Book review: The Traitor’s Heir by Anna Thayer
Like many others, I suffer from PTRD – post-Tolkien reading disorder: the deepening sense of despair that slowly overwhelms a reader as he discovers that, in the field of fantasy fiction, he started at the top with the Good Professor and ever since then he has been coming down from the mountain of the worlds, into the flat plains – or, in some cases, stagnant pools – that comprise the world-building imaginations of other writers.
Let’s be clear about this: no one, and I mean no one, will match, let alone beat, Tolkien in the depth, breadth, height and profundity of their world building. The reasons for this are multiple, and mainly lie in the peculiar, and unique, range of gifts Tolkien brought to the creation of Middle-earth: most notably his astonishing grasp of the deep structure of language accompanied with the imagination to wield that creatively, and his profound, but non-allegorical faith, that transmuted the considerable suffering of his life into the meditation on divine providence that underlies his work.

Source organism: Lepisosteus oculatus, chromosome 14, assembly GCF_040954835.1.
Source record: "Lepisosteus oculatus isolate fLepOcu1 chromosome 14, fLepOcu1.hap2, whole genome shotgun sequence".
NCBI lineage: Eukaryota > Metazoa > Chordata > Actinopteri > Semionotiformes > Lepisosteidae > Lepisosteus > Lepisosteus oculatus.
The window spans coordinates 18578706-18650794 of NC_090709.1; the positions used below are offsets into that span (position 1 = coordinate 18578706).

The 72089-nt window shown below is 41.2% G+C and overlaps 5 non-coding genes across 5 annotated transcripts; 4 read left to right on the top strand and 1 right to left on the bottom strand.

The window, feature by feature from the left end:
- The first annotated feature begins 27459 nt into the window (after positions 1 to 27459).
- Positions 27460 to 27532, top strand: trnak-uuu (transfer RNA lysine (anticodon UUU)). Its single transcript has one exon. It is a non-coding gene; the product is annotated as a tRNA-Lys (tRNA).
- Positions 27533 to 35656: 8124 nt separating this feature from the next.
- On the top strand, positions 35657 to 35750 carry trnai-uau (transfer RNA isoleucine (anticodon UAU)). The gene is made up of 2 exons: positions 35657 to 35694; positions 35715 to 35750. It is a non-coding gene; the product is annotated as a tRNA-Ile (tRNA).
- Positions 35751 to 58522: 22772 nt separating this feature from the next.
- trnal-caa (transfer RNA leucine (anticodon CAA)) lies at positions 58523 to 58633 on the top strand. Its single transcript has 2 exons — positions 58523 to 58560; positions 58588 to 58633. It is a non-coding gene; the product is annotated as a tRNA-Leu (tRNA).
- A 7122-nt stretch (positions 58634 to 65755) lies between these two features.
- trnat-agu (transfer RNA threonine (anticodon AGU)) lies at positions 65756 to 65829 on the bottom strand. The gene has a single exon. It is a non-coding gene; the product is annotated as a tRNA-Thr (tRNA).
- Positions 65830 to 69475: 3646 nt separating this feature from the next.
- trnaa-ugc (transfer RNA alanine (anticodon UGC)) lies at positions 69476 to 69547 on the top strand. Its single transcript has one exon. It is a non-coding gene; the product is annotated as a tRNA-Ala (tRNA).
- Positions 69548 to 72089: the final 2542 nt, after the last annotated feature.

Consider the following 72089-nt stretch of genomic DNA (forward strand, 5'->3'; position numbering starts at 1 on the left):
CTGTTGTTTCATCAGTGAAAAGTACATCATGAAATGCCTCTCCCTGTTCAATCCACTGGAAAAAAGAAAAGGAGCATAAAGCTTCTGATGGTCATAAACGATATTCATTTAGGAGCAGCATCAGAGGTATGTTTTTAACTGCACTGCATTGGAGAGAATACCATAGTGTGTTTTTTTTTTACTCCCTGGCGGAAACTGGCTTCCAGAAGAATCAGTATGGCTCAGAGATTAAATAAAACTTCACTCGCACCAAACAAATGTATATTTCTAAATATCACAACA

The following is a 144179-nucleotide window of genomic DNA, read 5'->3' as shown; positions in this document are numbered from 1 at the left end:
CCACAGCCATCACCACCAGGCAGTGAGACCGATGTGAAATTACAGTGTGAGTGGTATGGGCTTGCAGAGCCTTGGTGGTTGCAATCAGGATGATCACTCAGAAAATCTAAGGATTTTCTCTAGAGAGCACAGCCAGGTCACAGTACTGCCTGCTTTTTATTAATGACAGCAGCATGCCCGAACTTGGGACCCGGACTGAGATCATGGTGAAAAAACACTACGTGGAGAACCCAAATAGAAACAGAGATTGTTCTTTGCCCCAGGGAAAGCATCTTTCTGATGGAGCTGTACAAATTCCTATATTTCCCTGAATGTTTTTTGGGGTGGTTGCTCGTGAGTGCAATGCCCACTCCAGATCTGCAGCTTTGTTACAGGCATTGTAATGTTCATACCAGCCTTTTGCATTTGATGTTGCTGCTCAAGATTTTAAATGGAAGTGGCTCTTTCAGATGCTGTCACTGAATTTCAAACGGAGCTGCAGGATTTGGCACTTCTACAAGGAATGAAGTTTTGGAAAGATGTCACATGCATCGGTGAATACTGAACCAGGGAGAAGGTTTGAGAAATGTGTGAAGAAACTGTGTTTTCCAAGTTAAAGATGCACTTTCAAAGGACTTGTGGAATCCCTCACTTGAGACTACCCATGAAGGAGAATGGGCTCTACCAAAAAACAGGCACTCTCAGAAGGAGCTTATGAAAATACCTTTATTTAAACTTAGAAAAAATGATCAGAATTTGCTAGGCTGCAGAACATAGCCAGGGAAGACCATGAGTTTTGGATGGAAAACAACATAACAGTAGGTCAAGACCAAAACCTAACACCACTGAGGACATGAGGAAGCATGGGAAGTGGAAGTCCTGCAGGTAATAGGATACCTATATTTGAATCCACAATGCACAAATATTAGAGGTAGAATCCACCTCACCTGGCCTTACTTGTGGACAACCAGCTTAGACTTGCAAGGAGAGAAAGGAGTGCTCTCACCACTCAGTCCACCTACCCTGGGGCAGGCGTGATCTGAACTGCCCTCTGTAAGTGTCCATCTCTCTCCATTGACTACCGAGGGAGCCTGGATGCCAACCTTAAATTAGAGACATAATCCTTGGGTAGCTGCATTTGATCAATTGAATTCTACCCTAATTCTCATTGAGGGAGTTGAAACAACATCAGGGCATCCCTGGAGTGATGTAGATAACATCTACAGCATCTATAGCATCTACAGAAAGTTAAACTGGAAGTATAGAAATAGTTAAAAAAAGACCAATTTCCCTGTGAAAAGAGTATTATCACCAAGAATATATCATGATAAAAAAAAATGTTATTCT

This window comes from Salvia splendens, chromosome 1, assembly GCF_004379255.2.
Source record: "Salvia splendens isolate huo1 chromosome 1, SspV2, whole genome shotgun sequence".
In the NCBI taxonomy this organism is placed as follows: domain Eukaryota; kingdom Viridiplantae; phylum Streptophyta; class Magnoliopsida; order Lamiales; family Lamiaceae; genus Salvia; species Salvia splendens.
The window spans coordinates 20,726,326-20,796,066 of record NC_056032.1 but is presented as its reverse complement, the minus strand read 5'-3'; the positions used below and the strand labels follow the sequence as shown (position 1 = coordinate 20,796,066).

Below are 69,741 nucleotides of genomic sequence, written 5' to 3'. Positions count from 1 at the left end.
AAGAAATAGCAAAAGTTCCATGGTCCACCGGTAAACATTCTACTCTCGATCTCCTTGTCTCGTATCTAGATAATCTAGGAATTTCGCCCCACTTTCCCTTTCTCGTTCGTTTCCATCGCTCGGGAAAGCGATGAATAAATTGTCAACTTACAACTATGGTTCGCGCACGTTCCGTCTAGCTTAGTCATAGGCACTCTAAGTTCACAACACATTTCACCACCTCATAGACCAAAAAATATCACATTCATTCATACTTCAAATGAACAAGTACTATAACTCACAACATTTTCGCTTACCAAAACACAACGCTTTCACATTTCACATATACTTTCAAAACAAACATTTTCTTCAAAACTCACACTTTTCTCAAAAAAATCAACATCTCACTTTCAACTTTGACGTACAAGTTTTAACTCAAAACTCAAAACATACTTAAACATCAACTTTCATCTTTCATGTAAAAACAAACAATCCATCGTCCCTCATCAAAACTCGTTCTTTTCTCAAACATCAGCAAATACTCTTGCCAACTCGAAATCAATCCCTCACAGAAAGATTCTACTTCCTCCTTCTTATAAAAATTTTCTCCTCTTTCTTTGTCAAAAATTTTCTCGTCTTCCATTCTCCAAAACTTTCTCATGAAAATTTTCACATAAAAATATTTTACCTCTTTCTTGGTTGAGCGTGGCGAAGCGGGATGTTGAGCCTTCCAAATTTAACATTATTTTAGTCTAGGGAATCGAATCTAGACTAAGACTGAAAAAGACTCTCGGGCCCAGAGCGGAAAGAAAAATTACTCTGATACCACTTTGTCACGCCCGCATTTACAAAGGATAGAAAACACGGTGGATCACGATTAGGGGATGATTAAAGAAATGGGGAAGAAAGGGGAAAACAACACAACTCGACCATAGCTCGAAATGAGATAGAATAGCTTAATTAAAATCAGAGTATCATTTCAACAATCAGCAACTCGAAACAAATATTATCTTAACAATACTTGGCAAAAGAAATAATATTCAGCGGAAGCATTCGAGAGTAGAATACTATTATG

So it’s hardly any surprise that, after discovering Tolkien and falling on any book that mentioned JRRT on its cover (‘comparable to Tolkien at his best’ – I’m looking at you, publishers of Stephen Donaldson), and finding out that none of them were comparable to Tolkien – and having fallen to the depths of Shannara – I shunned fantasy completely for many years. Recently, I’ve put a toe back into one or two of the pools in the Wood Between Worlds, but only for the relatively new genre of urban fantasy, which is making some progress (although I fear its obsession with the noumenal nature of tramps and hobos threatens towards self parody). So Anna Thayer’s ‘The Traitor’s Heir’ is the first proper, secondary world fantasy novel I’ve read for many years, and what a relief it was to enjoy it thoroughly. By keeping its focus strictly on the human (with a bit of magic thrown in) it avoids the unfavourable comparisons with Tolkien, while the emphasis on the struggles of the good does actually bear comparison with what Tolkien is doing in ‘The Lord of the Rings’. So, thank you, Anna, for reawakening my interest in secondary-world fantasy. Now for the second volume in the trilogy, ‘The King’s Hand’.